Making decisions about birth after caesarean

Women's experiences of making the decision

Women who've had a caesarean and are pregnant again need to decide how they want to give birth to their next child. For some women, their medical history or complications such as breech position of the baby will mean that a planned caesarean is judged to be a safer option for them than vaginal birth after caesarean (VBAC, also sometimes called a 'trial of labour'). But for many women there won't be strong medical reasons why one way of giving birth would be considered more advisable than the other. So they should be able to make a decision based on their personal values and preferences. 

A few women were surprised to learn at their 20 week scan that there was a decision for them to make. Some had assumed that unless there were medical complications, they would have to attempt vaginal delivery. On the other hand, a couple of women had assumed that having had one caesarean meant they would definitely need to have another one.

All the women interviewed for this project were also taking part in a clinical trial to examine the effects of a decision aid for making decisions about birth after a previous caesarean. (For further information see 'About the interviews and the DiAMOND trial'.) Two women were allocated to a group in the trial which only had information from health professionals. All the other women who were interviewed had also received one of two versions of the decision aid. Both decision aids were computer-based and designed to give balanced information about the risks and benefits of different ways of giving birth. We asked women how they had experienced the process of decision-making and whether the decision aids had helped them in reaching a decision. 

Women had very different experiences when making the decision about how to give birth. Many women had a clear birth preference throughout their pregnancy and had made up their mind before they came to use one of the decision aids. A few women said they had made the decision even before conceiving again. However, others had changed their minds back and forth throughout their pregnancy and found it helpful to keep all options open for as long as possible.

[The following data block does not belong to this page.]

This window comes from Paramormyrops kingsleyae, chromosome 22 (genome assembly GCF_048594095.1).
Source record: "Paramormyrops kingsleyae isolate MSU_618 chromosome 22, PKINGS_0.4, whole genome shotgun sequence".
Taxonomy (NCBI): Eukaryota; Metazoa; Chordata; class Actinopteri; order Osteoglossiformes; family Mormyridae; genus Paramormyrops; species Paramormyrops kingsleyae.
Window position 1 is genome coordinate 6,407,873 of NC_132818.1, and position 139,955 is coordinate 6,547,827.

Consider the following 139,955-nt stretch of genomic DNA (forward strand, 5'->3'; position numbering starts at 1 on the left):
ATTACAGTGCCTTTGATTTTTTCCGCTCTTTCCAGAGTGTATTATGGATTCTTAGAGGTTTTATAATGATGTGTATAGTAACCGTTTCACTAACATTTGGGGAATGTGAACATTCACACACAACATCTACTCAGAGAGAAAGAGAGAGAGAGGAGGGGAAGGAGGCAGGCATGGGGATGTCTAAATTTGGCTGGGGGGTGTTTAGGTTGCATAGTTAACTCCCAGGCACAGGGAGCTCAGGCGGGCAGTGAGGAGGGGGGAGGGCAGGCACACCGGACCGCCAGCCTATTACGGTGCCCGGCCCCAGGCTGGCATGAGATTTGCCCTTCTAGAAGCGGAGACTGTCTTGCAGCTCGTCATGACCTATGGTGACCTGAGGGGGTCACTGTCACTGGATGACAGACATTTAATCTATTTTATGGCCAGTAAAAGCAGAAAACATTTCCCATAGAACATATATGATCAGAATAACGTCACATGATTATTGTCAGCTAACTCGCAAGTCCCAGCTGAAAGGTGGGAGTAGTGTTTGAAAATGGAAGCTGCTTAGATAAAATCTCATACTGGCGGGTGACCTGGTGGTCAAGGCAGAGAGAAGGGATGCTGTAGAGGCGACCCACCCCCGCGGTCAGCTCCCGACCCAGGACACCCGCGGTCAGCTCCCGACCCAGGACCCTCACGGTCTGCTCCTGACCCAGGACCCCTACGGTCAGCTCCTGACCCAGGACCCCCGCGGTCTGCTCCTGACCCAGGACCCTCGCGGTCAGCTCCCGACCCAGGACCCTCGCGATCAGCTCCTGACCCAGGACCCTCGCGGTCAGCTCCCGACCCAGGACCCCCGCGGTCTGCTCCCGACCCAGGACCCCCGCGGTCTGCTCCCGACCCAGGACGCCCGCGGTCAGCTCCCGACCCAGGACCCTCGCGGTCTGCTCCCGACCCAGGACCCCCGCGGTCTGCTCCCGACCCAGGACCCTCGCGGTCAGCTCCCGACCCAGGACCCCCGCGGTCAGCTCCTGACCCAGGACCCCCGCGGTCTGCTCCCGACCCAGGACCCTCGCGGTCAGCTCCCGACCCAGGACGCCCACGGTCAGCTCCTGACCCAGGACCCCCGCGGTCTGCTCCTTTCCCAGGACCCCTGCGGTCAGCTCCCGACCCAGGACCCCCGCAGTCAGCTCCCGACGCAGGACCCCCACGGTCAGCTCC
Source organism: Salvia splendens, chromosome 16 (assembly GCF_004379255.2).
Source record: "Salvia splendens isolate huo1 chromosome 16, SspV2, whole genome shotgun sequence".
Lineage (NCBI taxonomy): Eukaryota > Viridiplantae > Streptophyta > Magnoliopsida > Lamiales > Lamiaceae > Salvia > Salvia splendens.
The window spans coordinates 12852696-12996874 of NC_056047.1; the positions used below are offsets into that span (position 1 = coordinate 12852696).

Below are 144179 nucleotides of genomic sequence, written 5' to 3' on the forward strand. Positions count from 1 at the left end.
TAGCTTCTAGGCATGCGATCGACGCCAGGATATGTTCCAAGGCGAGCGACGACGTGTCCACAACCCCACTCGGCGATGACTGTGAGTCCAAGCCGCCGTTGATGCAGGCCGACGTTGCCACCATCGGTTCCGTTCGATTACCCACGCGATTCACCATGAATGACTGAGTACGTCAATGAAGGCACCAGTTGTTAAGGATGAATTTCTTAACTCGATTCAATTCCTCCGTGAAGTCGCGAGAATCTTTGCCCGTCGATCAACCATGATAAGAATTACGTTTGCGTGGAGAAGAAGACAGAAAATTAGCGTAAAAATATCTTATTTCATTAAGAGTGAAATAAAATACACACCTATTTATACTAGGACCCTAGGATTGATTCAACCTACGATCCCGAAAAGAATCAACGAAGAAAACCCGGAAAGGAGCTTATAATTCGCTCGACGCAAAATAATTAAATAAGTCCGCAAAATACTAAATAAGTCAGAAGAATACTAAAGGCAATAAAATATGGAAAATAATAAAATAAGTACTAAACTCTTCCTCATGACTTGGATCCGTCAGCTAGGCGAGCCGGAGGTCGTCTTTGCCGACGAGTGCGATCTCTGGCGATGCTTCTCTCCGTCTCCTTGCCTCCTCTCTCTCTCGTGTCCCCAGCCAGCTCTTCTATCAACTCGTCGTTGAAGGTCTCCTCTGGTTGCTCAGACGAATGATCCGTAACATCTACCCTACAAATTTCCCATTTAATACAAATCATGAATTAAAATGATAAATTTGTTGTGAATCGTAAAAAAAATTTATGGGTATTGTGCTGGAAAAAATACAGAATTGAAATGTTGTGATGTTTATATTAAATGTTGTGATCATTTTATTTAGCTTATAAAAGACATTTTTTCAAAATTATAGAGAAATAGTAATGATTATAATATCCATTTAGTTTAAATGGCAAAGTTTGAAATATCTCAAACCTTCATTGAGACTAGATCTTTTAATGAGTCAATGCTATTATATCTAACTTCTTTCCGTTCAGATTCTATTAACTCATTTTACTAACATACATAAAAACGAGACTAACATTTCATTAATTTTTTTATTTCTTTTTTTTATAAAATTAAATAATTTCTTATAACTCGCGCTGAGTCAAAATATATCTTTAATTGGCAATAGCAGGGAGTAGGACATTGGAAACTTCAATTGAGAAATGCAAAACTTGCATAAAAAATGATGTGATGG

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A few women felt unsure which way to go so took the strategy of booking a caesarean for after their due date. They thought that if they went into labour spontaneously and things progressed well, they would go along with having a VBAC, but if they went overdue, another caesarean might be the better option.

Some women said they took a very rational approach, weighing up all the risks and deciding on what they thought was the safest birth choice for them considering their personal circumstances. For others, the decision was based more on their gut feeling and they were more strongly influenced by their hopes and values than by the relative likelihood of complications. 

Several women said having comprehensive and well-balanced information available was important for them in reaching a decision. Many felt very positive about being able to make a choice that they thought was right for them rather than having things decided for them by other people. Several said they felt they had been '100% in control' of the decision.

However, a few women didn't feel very comfortable with making the decision about how to give birth by themselves. One woman worried that her doctor and midwife might not have given her all the information because they did not want to put her off the idea of vaginal birth. She said she would have preferred honesty rather than being given the illusion that she was making a choice. Others felt overwhelmed by the responsibility of having to decide even though they felt well-informed about all the risks. Knowing that all ways of giving birth carried some risks just made them more worried about making the wrong decision and living to regret the consequences. 

A couple of women said they were half hoping that the decision might be taken out of their hands by their baby turning into breech position. A couple of women also said they would have liked more guidance from health professionals (see also 'Role of health professionals in decision-making'.)

A few women who had hoped to have a vaginal delivery had to adjust their plans due to unforeseen complications, such as their baby turning into breech position half way during the pregnancy, a low-lying placenta or the baby's head not engaging. A few women received information later on in their pregnancy that made them feel less confident that they would have a vaginal birth, and a couple were strongly advised to have a caesarean on medical grounds. A couple of women said they felt upset about having the decision taken away from them at the time, but a couple of others felt that, looking back, it had also relieved them from the pressure of having to make the 'right' choice. 

Last reviewed April 2015.

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